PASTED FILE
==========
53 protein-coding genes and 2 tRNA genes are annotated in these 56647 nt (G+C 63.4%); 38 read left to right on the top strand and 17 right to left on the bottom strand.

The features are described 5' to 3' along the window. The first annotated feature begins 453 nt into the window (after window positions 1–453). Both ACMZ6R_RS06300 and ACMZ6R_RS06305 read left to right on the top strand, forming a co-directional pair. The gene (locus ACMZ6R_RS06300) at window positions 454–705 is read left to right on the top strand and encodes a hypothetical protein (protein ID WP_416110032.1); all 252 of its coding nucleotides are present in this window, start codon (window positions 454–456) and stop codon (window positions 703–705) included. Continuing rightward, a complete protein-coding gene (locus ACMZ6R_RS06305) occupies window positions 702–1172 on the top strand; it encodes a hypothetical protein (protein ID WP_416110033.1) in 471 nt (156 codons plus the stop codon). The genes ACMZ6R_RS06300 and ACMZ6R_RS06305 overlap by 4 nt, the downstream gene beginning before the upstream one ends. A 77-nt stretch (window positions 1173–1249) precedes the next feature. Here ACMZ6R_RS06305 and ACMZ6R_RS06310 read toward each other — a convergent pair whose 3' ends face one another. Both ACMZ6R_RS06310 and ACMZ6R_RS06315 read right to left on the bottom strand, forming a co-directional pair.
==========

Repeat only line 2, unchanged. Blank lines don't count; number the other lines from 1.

The features are described 5' to 3' along the window. The first annotated feature begins 453 nt into the window (after window positions 1–453). Both ACMZ6R_RS06300 and ACMZ6R_RS06305 read left to right on the top strand, forming a co-directional pair. The gene (locus ACMZ6R_RS06300) at window positions 454–705 is read left to right on the top strand and encodes a hypothetical protein (protein ID WP_416110032.1); all 252 of its coding nucleotides are present in this window, start codon (window positions 454–456) and stop codon (window positions 703–705) included. Continuing rightward, a complete protein-coding gene (locus ACMZ6R_RS06305) occupies window positions 702–1172 on the top strand; it encodes a hypothetical protein (protein ID WP_416110033.1) in 471 nt (156 codons plus the stop codon). The genes ACMZ6R_RS06300 and ACMZ6R_RS06305 overlap by 4 nt, the downstream gene beginning before the upstream one ends. A 77-nt stretch (window positions 1173–1249) precedes the next feature. Here ACMZ6R_RS06305 and ACMZ6R_RS06310 read toward each other — a convergent pair whose 3' ends face one another. Both ACMZ6R_RS06310 and ACMZ6R_RS06315 read right to left on the bottom strand, forming a co-directional pair.